Attention & Focus: Where Have Mine Gone, and How Do I get Them Back?

focus

It’s Okay to be Unfocused!

First, I blamed the pandemic for my poor sustained attention. It was such a stressful time, work was changing, I worried about family becoming ill- of course my attention was shot. Still now, I feel like there are moments when I am not as “on my game” as I was in the past. Coincidentally, more and more friends are telling me “I just can’t focus like I used to.” So what is it exactly? Is this a massive wave of ADHD? Are we just not focusing and getting lazy? In my own mind, I am keeping up with everything I “need” to do, so am I just setting too high of expectations?

So, What Do I Do?

I set out on my own mini dive into understanding the possible reasons why my attention could be shifting. I stumbled upon a fascinating book- Stolen Focus: Why You Can’t Pay Attention and How to Think Deeply Again. Author Johann Hari succinctly summarizes the modern attention crisis, and what we can do to regain control over our focus and attention. I particularly appreciated the over 250 scientists, tech gurus, and key players he interviewed in the book, and the countless hours he spent following the “research trail.” SPOILER ALERT: if you are hoping to read the book (strongly recommend) you may prefer to skip my bullet pointed list of challenges/tips below. I found it quite impactful to have those “ah-ha!” moments while reading. Nonetheless, if you’re short on time (or you can’t focus on a book long enough to read it), here are my 5 main take aways (although there are MANY more in this book):

Takeaways:

  • In trying to document everything, we miss out on the moments around us. Tip: instead of “documenting for the gram” be fully present, and live through the memories you create, rather than the likes.
  • We expect everything to happen immediately- even leaving a website that doesn’t load in half of one second. Tip: slow down, be intentional, and give yourself the time to let the website load, even if it takes longer than anticipated.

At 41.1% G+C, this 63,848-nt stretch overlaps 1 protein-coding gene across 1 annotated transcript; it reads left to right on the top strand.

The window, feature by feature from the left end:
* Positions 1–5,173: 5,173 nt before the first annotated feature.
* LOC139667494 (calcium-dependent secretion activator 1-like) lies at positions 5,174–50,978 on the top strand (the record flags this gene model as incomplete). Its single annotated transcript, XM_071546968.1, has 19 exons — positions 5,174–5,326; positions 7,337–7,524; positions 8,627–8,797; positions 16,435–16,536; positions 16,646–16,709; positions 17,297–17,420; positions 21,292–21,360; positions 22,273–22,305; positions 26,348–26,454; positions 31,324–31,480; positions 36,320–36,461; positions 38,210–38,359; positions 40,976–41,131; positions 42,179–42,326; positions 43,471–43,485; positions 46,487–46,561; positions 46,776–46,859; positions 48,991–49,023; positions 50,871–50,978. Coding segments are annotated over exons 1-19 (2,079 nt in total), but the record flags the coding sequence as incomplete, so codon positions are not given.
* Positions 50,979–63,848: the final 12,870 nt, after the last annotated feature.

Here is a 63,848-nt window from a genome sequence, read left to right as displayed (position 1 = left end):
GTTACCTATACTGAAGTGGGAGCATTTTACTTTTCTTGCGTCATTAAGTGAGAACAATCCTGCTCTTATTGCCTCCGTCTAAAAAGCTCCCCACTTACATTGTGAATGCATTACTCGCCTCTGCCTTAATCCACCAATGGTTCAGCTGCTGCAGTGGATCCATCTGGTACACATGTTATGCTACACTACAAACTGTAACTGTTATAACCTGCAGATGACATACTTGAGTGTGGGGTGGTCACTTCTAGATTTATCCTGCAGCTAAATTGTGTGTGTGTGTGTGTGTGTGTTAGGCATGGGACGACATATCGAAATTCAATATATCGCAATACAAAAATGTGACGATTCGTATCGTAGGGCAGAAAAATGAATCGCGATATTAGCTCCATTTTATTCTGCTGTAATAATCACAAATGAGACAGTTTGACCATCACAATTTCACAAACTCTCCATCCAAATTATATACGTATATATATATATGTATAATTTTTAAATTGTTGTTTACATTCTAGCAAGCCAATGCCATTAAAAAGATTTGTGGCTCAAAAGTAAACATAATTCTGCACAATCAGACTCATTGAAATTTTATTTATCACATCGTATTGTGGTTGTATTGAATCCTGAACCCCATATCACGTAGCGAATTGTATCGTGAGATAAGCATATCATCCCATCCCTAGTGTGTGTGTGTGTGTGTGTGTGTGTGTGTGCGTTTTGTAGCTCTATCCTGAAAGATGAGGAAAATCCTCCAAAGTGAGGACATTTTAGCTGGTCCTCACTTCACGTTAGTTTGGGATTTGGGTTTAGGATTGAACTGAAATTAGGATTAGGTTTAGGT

• Technology allows for constant distractors (e.g., notifications for all apps, never ending scrolling options on social media) to the point where we nearly automatically reach for our phone at the sound of a bing or moment of down time. Tip: turn off all notifications and be intentional about when you want to check email, messages, or a particular app. Perhaps set specific times for being on your phone, and otherwise, put it as far away as possible.
  • We all think we are amazing at doing multiple things at once, but in reality, our brains are not wired to multitask. In these times, we are not actually doing our best with either task. Tip: intentionally choose what you are doing, and put away all other distractors (e.g., phone, other browsers, clutter). Retrain your brain to focus on one task at a time, and see the quality of your product improve.
  • We are sleeping less and less, and there is an expectation that we are “always on” and available. Tip: prioritize sleep so that your brain can go through its natural “cleaning cycle” and can be ready to think clearly throughout the day. Understand that chronic lack of sleep puts you in a similar state to being drunk, and thus your work product or whatever it is you are spending time doing is far from your best when chronically sleep deprived.
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